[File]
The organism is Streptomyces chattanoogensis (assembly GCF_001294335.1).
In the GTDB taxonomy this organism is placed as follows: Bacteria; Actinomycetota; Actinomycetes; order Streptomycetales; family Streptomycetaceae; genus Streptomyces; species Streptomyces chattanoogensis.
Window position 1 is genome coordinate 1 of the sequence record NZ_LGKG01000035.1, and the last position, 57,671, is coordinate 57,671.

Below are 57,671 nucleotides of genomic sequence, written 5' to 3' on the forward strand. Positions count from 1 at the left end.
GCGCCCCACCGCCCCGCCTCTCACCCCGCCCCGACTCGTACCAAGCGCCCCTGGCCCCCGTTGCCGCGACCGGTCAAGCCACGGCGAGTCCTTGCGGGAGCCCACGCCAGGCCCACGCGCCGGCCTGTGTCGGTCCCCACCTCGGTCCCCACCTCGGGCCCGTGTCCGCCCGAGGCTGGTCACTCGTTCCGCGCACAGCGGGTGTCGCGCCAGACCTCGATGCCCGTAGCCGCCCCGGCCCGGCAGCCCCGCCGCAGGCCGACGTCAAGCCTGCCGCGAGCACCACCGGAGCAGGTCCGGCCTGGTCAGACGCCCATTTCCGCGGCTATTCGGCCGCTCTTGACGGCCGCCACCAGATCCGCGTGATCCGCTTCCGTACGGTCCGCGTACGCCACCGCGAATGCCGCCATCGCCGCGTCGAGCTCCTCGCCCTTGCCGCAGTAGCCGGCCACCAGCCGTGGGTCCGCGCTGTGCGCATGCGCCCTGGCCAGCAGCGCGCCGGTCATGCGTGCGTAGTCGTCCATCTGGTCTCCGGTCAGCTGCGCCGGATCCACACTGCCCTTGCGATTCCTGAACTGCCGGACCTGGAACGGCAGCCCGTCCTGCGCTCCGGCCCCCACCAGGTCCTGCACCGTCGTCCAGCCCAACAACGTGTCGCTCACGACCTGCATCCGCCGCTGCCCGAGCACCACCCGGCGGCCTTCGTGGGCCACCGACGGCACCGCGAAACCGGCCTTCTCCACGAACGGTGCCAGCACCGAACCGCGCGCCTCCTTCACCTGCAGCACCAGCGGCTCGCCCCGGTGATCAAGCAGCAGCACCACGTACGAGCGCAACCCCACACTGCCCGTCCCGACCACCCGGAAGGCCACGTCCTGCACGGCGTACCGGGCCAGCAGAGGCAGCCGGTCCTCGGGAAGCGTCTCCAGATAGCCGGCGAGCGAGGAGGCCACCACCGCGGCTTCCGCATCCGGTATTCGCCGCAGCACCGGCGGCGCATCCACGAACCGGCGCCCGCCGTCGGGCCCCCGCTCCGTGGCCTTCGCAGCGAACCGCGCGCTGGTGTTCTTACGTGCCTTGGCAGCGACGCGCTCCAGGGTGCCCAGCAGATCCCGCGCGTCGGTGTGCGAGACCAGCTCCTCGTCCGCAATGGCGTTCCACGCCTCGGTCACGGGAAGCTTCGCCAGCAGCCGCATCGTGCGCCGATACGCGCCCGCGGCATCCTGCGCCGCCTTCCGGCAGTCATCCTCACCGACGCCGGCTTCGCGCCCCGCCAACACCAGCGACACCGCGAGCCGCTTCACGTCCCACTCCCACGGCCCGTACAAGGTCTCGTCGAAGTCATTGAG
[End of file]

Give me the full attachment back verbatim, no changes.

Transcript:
The organism is Streptomyces chattanoogensis (assembly GCF_001294335.1).
In the GTDB taxonomy this organism is placed as follows: Bacteria; Actinomycetota; Actinomycetes; order Streptomycetales; family Streptomycetaceae; genus Streptomyces; species Streptomyces chattanoogensis.
Window position 1 is genome coordinate 1 of the sequence record NZ_LGKG01000035.1, and the last position, 57,671, is coordinate 57,671.

Below are 57,671 nucleotides of genomic sequence, written 5' to 3' on the forward strand. Positions count from 1 at the left end.
GCGCCCCACCGCCCCGCCTCTCACCCCGCCCCGACTCGTACCAAGCGCCCCTGGCCCCCGTTGCCGCGACCGGTCAAGCCACGGCGAGTCCTTGCGGGAGCCCACGCCAGGCCCACGCGCCGGCCTGTGTCGGTCCCCACCTCGGTCCCCACCTCGGGCCCGTGTCCGCCCGAGGCTGGTCACTCGTTCCGCGCACAGCGGGTGTCGCGCCAGACCTCGATGCCCGTAGCCGCCCCGGCCCGGCAGCCCCGCCGCAGGCCGACGTCAAGCCTGCCGCGAGCACCACCGGAGCAGGTCCGGCCTGGTCAGACGCCCATTTCCGCGGCTATTCGGCCGCTCTTGACGGCCGCCACCAGATCCGCGTGATCCGCTTCCGTACGGTCCGCGTACGCCACCGCGAATGCCGCCATCGCCGCGTCGAGCTCCTCGCCCTTGCCGCAGTAGCCGGCCACCAGCCGTGGGTCCGCGCTGTGCGCATGCGCCCTGGCCAGCAGCGCGCCGGTCATGCGTGCGTAGTCGTCCATCTGGTCTCCGGTCAGCTGCGCCGGATCCACACTGCCCTTGCGATTCCTGAACTGCCGGACCTGGAACGGCAGCCCGTCCTGCGCTCCGGCCCCCACCAGGTCCTGCACCGTCGTCCAGCCCAACAACGTGTCGCTCACGACCTGCATCCGCCGCTGCCCGAGCACCACCCGGCGGCCTTCGTGGGCCACCGACGGCACCGCGAAACCGGCCTTCTCCACGAACGGTGCCAGCACCGAACCGCGCGCCTCCTTCACCTGCAGCACCAGCGGCTCGCCCCGGTGATCAAGCAGCAGCACCACGTACGAGCGCAACCCCACACTGCCCGTCCCGACCACCCGGAAGGCCACGTCCTGCACGGCGTACCGGGCCAGCAGAGGCAGCCGGTCCTCGGGAAGCGTCTCCAGATAGCCGGCGAGCGAGGAGGCCACCACCGCGGCTTCCGCATCCGGTATTCGCCGCAGCACCGGCGGCGCATCCACGAACCGGCGCCCGCCGTCGGGCCCCCGCTCCGTGGCCTTCGCAGCGAACCGCGCGCTGGTGTTCTTACGTGCCTTGGCAGCGACGCGCTCCAGGGTGCCCAGCAGATCCCGCGCGTCGGTGTGCGAGACCAGCTCCTCGTCCGCAATGGCGTTCCACGCCTCGGTCACGGGAAGCTTCGCCAGCAGCCGCATCGTGCGCCGATACGCGCCCGCGGCATCCTGCGCCGCCTTCCGGCAGTCATCCTCACCGACGCCGGCTTCGCGCCCCGCCAACACCAGCGACACCGCGAGCCGCTTCACGTCCCACTCCCACGGCCCGTACAAGGTCTCGTCGAAGTCATTGAG